In Prison, A Cellphone Really Is A “Cell” Phone
Recent news reports highlight the challenge prison officials face in dealing with the proliferation of cell phone usage in prison across the nation.
Cell phones are nominally prohibited for prisoners in all state and federal prisons, but they turn up by the thousands, and the problem has been made even more difficult with the advent of Smartphones.>
With a Smartphone, prisoners may have full access to the internet, allowing all forms of activity, from contacting friends and family and shopping to directing attacks on other prisoners and criminal activity outside the prison.
Strikes Organized with the Help of Facebook
In Georgia, the New York Times reported, prisoners organized a strike using cellphones and internet applications like Facebook. The protest was concerned with the lack of pay for their work, bad food and limited visitation policies.
Unlike other protests, the prisoners were able to post up-to-minute reports and follow their coverage in the news media.
Prison officials have struggled to come up with a workable solution to prevent this prisoner access to cellphones. Results have been mixed. In California, 11,000 phones were confiscated in 2010. South Carolina collects 2,000 a year.
Some are smuggled in, but many are literally thrown “over the wall.” They have been kicked in soccer and footballs, shot through “potato guns” and are often thrown in packs camouflaged with grass to make it difficult for guards to discover them laying inside the fence.
Can’t everyone be searched? Well, yes, but that costs money. California has estimated that searching all employees and contractors entering the prisons within the state system would cost $20 million. Even limited, random searches are calculated to cost $1.3 million annually.
Jam the Signal?
No, the federal Communication Act of 1934 prohibits jamming of radio frequencies.
The most promising technological solution could be the system introduced in Mississippi. Known as managed access, it allows the system to track every call and text. Cellphones that are not on the approved receive a message saying the device is illegal and are disabled.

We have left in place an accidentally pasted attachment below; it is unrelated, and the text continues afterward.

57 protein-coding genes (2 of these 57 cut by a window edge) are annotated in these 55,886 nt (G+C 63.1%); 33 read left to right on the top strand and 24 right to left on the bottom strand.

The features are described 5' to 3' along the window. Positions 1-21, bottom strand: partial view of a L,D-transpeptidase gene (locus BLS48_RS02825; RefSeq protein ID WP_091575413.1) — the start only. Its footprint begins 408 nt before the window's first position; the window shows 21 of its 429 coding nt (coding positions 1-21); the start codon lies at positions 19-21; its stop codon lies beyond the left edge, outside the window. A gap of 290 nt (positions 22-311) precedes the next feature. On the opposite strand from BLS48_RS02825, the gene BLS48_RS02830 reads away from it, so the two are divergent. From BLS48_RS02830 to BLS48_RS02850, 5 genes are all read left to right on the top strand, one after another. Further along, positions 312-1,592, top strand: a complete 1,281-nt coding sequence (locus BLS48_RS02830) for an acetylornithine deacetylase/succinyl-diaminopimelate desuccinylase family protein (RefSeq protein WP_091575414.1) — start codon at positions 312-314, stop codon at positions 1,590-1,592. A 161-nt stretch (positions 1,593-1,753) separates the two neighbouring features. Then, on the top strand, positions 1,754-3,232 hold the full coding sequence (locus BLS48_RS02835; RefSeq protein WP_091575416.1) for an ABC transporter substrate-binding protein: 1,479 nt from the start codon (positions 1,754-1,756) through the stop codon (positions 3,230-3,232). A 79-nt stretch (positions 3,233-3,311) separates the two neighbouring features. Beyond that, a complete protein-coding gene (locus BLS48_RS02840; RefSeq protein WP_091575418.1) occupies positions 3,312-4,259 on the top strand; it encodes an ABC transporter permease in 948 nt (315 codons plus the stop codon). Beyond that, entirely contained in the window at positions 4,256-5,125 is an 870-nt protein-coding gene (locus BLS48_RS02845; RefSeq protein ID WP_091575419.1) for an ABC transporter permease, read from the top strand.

California, with largest state prison system, will follow the lead of Mississippi and implement a system of managed access. In Mississippi, the system intercepted over 600,000 calls and texts during the six-month trial period.
While the phones may used for criminal or dangerous behavior, there is an aspect of the issue that shouldn’t be ignored. Cellphones are used by prisoners to communicate with their family. The New York Times article notes that David Fathi, director of the National Prison Project at the American Civil Liberties Union, said, “Inmates are more likely to successfully re-enter society if they maintain relationships with friends and families.”
A prisoner named Mike is mentioned in the story as regularly speaking with his son when the boy gets off the school bus and when he goes to bed at night. Prison often has a corrosive affect on family relationships, so developing a way to use cellphones to lessen this effect would be helpful. A managed network could be constructed to permit certain prisoners to have operational cell phones, say, as a reward for good behavior.
As the Justice Center of the Council on State Government reports, 77 percent of state prisoners will be released back to their communities.
While it is important to control cellphone usage to for the safety of prison personnel and other inmates, ignoring the needs of inmates who will be released can only lead to increased recidivism and a return of many to prison, carrying with it the all of associated costs to the states that they can ill afford.